We have been diplomatically humiliated by the ease with which China has supplanted Australia as the major player in this key region.- Ian Foster, Nicholls
In the darkest months of 1942, US and Australian naval and land forces fought bitter and costly battles to prevent Japanese incursions into the Solomon Islands which would have cut our trans-Pacific supply lines and strategic interests in the SW Pacific. Now, 80 years later, we have been diplomatically humiliated by the ease with which China has supplanted Australia as the major player in this key region.
The nations of the Pacific have long warranted greater attention and respect by Australia. Our past military interventions to restore and maintain civil order and respond to natural disasters have certainly been important. However, it is now clear that they have not made up for our successive cutbacks in foreign aid, our record of disparaging the concerns of the impact of climate change in the Pacific and a political regard focussed on tourism and untapped cheap labour.
We cannot blame the Solomons for seeking broader international links, nor China for wishing to advance its own regional interests. For the bulk of the past 20 years, Australia's conservative Coalition has developed and overseen our diplomatic and military posture in our region and cannot evade responsibility for this outcome. The nature of the agreement between Solomon Islands and China is a significant threat for Australia and an indictment of our past errors. Any honest statement to the nation on this setback would have to include an apology to the Australian people for years of mismanagement - though I doubt it is being contemplated.
Zed, what have you done? You have dropped the ball on the first go. Disqualification. Why were you not watching with interest the game plan of the other team.
Appointed Minister for International Development and the Pacific on 22 December 2020, I find the handling of this very important event was not managed with diplomacy and urgency as it should have been. Not attended by the Prime Minister. Obviously he was ill-advised that this was not worthy of his time taken to resolve this fledgling event.
If Albanese somehow thinks that coal mines can "stack up environmentally and commercially" for future approval, then how is Labor's emissions target of 43 per cent to be reached ("No 'teal deal': Leaders rule out minority government")?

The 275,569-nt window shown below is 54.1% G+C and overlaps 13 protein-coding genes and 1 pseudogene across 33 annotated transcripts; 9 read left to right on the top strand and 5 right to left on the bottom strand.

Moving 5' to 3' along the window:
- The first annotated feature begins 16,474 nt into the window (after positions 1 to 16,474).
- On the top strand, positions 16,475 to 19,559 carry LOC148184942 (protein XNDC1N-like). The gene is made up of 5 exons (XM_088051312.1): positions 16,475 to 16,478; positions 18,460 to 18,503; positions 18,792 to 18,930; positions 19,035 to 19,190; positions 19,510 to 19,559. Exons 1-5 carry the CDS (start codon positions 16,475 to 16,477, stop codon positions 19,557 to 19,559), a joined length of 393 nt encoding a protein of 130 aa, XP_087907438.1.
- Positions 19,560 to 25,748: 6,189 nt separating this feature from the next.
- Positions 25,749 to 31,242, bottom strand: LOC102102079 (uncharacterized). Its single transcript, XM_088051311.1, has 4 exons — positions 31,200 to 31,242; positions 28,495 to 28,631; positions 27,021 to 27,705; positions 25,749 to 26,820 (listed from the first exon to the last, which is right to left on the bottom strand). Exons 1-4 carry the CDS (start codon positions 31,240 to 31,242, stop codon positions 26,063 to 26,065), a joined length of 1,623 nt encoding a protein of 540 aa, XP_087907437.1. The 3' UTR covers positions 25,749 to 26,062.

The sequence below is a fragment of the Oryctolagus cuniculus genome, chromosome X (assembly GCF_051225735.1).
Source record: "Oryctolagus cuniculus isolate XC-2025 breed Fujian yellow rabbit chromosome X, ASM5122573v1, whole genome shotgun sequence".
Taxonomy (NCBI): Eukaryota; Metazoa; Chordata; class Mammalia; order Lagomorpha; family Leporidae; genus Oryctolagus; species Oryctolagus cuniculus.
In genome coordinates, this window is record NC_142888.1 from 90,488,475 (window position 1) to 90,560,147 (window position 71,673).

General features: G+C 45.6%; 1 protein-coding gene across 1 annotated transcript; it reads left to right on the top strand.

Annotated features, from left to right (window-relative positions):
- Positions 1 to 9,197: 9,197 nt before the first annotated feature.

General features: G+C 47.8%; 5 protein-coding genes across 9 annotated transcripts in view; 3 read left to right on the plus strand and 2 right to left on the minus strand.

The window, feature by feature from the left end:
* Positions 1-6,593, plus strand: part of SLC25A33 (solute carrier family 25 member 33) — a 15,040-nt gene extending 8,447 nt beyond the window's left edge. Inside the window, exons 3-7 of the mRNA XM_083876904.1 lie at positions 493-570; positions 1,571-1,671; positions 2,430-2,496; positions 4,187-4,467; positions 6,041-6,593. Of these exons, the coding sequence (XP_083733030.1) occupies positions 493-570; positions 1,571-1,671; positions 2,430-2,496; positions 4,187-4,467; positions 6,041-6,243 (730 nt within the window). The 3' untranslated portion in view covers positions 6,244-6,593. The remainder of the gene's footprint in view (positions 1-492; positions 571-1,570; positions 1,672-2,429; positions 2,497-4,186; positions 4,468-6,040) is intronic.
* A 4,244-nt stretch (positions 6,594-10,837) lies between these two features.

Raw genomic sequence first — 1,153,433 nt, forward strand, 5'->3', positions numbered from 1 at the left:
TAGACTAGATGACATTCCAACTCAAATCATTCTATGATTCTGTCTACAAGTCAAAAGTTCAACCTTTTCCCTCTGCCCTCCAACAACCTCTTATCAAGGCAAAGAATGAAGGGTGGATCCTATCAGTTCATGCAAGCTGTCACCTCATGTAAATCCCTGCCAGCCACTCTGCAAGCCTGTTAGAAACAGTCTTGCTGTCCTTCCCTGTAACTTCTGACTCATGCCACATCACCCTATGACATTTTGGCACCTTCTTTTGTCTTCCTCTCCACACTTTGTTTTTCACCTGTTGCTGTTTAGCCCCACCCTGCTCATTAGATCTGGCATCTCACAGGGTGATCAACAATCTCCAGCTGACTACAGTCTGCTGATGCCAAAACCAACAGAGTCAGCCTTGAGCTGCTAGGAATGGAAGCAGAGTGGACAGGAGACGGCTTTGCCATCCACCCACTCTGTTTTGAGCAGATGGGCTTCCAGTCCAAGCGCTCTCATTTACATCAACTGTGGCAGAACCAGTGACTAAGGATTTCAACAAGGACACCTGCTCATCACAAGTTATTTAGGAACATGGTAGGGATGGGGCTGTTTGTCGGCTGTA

The latest IPCC report has clearly stated that new investments in pollutants like coal and gas are no longer an option. With the majority of Australians wanting real action on climate change, it's not surprising that voter support for both major parties has sunk to its lowest level in five years and that the Greens and climate independents are now gaining traction.
The report "PM visits major emitter while sledging Labor's energy plan" (April 20, p7) reveals a stark contrast between the policies of the Coalition and Labor on issues that are of serious concern to a clear majority of voters: climate and energy.
While Mr Albanese visited a factory that manufactures electric vehicle charging stations, the Prime Minister visited a mining equipment factory. The latter is owned by one of Australia's largest producers of liquified natural gas (LNG) and oil: two of the fossil fuels responsible for almost all greenhouse gas emissions - the causes of global warming and climate change.
This is a clear indication of which side of politics is really concerned about what is fast becoming an existential threat for humanity.
So both Mr Albanese and Mr Morrison slipped up. One because he had a momentary brain blank and the other because he 'misspoke'. Nobody would condemn either of them for this except it is being blatantly used for political purposes.
Who hasn't had a momentary lapse of memory or publicly said something that ostensibly was a fact only to have an error exposed? These things are embarrassing but not serious and usually repeated only by the perpetrators when they are telling a joke about herself/himself. It's almost too absurd to be true that voters would be influenced by such trivia.